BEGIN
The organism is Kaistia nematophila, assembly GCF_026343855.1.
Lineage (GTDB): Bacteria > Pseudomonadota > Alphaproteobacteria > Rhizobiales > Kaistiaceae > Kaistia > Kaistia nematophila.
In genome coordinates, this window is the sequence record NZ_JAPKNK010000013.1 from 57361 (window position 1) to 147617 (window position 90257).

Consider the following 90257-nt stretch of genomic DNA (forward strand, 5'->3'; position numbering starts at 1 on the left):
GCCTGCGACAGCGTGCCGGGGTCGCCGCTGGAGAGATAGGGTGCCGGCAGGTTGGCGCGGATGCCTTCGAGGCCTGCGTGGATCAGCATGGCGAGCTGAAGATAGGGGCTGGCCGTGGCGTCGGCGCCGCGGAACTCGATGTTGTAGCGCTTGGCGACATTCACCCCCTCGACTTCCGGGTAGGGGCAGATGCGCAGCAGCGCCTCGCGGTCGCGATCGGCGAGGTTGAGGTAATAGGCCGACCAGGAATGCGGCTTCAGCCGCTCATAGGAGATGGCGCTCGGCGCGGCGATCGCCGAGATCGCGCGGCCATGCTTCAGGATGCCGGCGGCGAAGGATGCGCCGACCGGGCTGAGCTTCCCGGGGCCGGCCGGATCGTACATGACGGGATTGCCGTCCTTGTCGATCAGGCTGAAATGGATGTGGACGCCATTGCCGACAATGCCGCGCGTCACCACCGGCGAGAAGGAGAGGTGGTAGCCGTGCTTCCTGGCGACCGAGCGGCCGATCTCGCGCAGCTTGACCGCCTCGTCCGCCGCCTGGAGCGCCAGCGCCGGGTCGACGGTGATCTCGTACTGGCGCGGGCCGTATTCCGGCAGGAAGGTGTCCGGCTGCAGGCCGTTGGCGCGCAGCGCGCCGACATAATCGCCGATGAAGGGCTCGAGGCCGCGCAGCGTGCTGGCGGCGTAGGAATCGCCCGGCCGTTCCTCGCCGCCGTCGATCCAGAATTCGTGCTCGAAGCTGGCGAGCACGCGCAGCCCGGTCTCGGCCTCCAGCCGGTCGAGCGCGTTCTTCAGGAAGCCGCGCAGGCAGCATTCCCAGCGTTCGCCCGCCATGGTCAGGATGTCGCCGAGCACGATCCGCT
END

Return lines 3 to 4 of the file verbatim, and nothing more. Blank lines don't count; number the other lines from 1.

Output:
In genome coordinates, this window is the sequence record NZ_JAPKNK010000013.1 from 57361 (window position 1) to 147617 (window position 90257).

Consider the following 90257-nt stretch of genomic DNA (forward strand, 5'->3'; position numbering starts at 1 on the left):